13. Not entirely sure if this should go here or in general talk, but I figure chances are I'll being doing the bulk of this with a power tool so.... I'm looking to make a box similar in profile to this piece here I'm wondering how to go about making the profiles in the sides and lid. I originally was (and still am) thinking of using the table saw cove technique to get the sides roughed, but as I've been looking at this, it doesn't appear to be a cove. More of a swooshy deal. And secondly looking at the lid, the round over appears to be elongated and not the circular profile standard rou
  14. Not to necropost too much, but would I be fine using a fine-ish blade to cut copper plumbing tube? I've used some piping to act as a ferrel on the ends of a mallet head and I need to trim them off so they're even and clean.
  15. This one didn't fit on the first post for whatever reason. Also the red is sharpie.
  16. Just picked up a Bailey No.4 Type 9 circa 1902 from a flea market this week end. It's missing the depth knob and the lateral adjustment lever (along with the small piece of the frog it attaches to). But for $14 I couldn't pass it up. As this is my first decent plane I'm seeking some advice on tuning it up. I've already gotten pretty close to done lapping it flat; however, there's about a 1/4" band along the tip of the toe that doesn't have the same scratch pattern as the rest of the sole. Of that 1/4", there's a spot around 1/2" across and 1/8" in that still has some of the patina on it. I
  17. 00101

    Used table saw

    Also looking at this homecraft, its $100 in town, but the amount of rust is slightly concerning, especially in the corner. It has a 10" blade and a 3/4 rated horsepower motor (but based on the electrical ratings its closer to 1.8Hp). I don't have a model number on it, but the serial is z2940 made by the 'Delta power tool division of Rockwell manufacturing' in Milwaukee Wisconsin, if that helps place or identify it.
  18. Im looking for a table saw upgrade and have been browsing CL and found this: For $20 for both. It's about 45 minutes one way to go and get it. I'm currently using a ~$200 craftsman contractor saw, so finding something better isn't exactly going to be a challenge. Unfortunately there aren't any details on this, so I'm hoping someone here might be able to recognize the style or make and offer some insight.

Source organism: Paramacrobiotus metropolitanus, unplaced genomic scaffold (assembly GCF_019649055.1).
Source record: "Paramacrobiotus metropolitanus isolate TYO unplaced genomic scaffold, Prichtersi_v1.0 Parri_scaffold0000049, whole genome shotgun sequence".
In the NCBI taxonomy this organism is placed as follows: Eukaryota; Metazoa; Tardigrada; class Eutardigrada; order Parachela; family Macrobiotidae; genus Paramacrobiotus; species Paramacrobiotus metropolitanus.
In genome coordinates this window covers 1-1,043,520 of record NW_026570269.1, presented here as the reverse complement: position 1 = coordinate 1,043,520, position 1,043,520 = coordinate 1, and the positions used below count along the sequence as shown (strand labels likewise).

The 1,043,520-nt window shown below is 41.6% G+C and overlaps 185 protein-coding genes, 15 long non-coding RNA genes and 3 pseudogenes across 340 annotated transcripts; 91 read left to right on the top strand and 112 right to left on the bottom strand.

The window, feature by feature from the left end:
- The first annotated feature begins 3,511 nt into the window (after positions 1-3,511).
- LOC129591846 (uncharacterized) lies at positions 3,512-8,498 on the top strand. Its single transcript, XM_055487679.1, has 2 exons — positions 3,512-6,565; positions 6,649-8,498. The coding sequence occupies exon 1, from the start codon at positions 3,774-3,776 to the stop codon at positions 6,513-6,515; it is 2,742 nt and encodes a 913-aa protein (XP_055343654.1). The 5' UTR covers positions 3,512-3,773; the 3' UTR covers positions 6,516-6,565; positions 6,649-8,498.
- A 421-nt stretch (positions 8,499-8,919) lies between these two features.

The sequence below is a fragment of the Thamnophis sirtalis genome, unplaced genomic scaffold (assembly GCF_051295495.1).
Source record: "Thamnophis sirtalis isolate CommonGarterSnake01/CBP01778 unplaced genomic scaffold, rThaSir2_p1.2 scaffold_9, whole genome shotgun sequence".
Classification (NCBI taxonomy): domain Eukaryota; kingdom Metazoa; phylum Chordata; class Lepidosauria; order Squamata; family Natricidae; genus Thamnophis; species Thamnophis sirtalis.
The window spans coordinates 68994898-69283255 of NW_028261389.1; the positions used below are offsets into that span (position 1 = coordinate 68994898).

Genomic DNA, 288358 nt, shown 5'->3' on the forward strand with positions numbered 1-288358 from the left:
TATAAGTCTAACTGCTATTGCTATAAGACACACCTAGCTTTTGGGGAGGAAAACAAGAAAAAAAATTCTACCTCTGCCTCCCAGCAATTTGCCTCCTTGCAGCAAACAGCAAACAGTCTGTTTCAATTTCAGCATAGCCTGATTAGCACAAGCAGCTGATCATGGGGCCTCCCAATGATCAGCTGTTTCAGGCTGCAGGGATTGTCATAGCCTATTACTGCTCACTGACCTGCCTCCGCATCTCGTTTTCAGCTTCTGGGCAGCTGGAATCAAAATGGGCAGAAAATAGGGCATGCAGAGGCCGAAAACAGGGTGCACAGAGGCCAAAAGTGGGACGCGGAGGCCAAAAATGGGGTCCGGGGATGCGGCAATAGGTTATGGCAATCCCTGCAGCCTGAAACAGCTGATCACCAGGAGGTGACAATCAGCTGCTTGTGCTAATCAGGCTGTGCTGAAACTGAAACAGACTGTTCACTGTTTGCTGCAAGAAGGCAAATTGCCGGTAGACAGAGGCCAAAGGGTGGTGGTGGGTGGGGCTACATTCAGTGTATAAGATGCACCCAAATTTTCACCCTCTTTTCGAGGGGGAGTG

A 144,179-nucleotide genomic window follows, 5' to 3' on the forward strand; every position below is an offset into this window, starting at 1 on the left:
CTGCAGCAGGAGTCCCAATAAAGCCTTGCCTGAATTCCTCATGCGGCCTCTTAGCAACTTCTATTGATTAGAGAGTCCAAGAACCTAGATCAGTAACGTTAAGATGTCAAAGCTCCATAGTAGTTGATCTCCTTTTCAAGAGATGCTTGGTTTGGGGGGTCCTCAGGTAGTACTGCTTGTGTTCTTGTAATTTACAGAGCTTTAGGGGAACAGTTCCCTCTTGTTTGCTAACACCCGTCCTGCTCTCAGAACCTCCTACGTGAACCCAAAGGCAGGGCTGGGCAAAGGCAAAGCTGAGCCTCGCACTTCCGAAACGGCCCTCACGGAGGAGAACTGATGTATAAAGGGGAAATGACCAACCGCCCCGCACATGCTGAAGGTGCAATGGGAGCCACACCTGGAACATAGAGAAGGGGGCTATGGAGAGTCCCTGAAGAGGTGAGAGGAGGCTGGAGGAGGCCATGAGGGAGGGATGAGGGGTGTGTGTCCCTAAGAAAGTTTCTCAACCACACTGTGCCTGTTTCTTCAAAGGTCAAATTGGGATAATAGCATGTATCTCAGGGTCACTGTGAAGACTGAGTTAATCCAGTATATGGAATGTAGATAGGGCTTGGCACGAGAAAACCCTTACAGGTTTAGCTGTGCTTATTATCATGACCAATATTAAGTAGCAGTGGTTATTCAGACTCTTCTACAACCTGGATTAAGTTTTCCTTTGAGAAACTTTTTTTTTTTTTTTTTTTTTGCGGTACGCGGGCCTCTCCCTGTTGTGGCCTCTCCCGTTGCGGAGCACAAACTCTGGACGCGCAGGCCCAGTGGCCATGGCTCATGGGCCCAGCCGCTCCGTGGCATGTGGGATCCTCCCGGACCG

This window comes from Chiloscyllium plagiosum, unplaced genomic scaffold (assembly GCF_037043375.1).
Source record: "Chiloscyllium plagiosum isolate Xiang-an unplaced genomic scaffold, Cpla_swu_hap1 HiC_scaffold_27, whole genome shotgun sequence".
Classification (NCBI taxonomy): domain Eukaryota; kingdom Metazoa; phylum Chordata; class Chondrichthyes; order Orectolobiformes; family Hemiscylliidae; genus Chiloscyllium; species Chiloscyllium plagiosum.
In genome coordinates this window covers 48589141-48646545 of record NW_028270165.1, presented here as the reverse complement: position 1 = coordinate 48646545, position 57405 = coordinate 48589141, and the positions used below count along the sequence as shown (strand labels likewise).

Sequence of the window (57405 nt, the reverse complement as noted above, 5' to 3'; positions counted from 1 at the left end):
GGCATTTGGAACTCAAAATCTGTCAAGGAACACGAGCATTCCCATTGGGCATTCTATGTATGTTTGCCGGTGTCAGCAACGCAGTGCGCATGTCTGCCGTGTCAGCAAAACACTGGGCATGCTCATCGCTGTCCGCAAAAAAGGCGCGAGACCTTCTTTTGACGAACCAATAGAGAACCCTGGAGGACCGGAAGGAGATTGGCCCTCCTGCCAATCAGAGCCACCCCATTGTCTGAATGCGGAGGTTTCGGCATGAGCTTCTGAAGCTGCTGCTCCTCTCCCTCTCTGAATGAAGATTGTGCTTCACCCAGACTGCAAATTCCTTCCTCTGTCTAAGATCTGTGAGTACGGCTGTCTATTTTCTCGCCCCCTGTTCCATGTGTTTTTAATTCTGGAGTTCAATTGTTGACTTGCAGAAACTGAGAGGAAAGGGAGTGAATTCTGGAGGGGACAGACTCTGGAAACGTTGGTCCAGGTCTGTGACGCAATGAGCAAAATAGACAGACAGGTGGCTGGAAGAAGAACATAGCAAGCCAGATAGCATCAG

19. 00101

    Honing Stones

    So for the extra $20-$30 I should just get a traditional because it'll last longer? Or does the rate that you need to flatten the traditional make them go faster?
  20. 00101

    Honing Stones

    Has anyone here used the shapton glass stones? They seem to be cheaper than the traditional stones.
  21. Well I've got some pictures of the bowl that I'll post later. I also did find an old slightly yellowed face shield in a cabinet filled with garbage. So there's that. I did ask my teacher, just in the event that it was in a never used cabinet--like the face shield, if we had a bowl gouge. We didn't, he sharpened the spindle roughing gouge and told me to try that. Well it cut, but when it would catch on the bowl with the slightest provocation. I did stop shortly after because I just did not feel anything close to safe turning it.
  22. I don't intend to quit woodworking anytime soon; I like it a lot, and besides, I've got waaay too much money tied up in it . About the teacher, frankly he doesn't really teach us much of anything. He more or less just pointed to the lathe, said that's a lathe, told us to chamfer the corners off, and said go. He doesn't really explain how to do stuff, thankfully I have my own shop and home and know how to do most operations, so I haven't really been struggling much. Our shop also does not have any face shields, which is why I'm quite frankly rather scared when I start pushing the gouge int
  23. How would I go about finding such a club? Any good places to start the search?
  24. Thankfully not. It's only a high school course and really isn't worth much in the way of learning stuff. Anything that doesn't have a replaceable blade in there needs a complete tune up. I asked the instructor if he could have a chisel sharpened one day, and he came back from the bench grinder and gave it back to me and said "Try that on for size" with a grin on his face. The bevel had at least 6 different planes in it with the leading edge all wavy. The turning tools are just as abysmal. One of the skews literally was rounded over. It feels good to vent sometimes. Anyway, is there rea
  25. I'll definitely watch the two videos, but unfortunately the shop that the class uses does not have any bowl gouges. I don't have a lathe, so I'm certainly not going to go out and buy a bowl gouge. I do need to finish this project, however. Maybe watching the videos will provide an answer to my dilemma. And at the very least I don't have to worry about tapering the outside or inside nor do I have to worry about hollowing it out from a solid block. So maybe that will improve my chances of success with undesirable tools.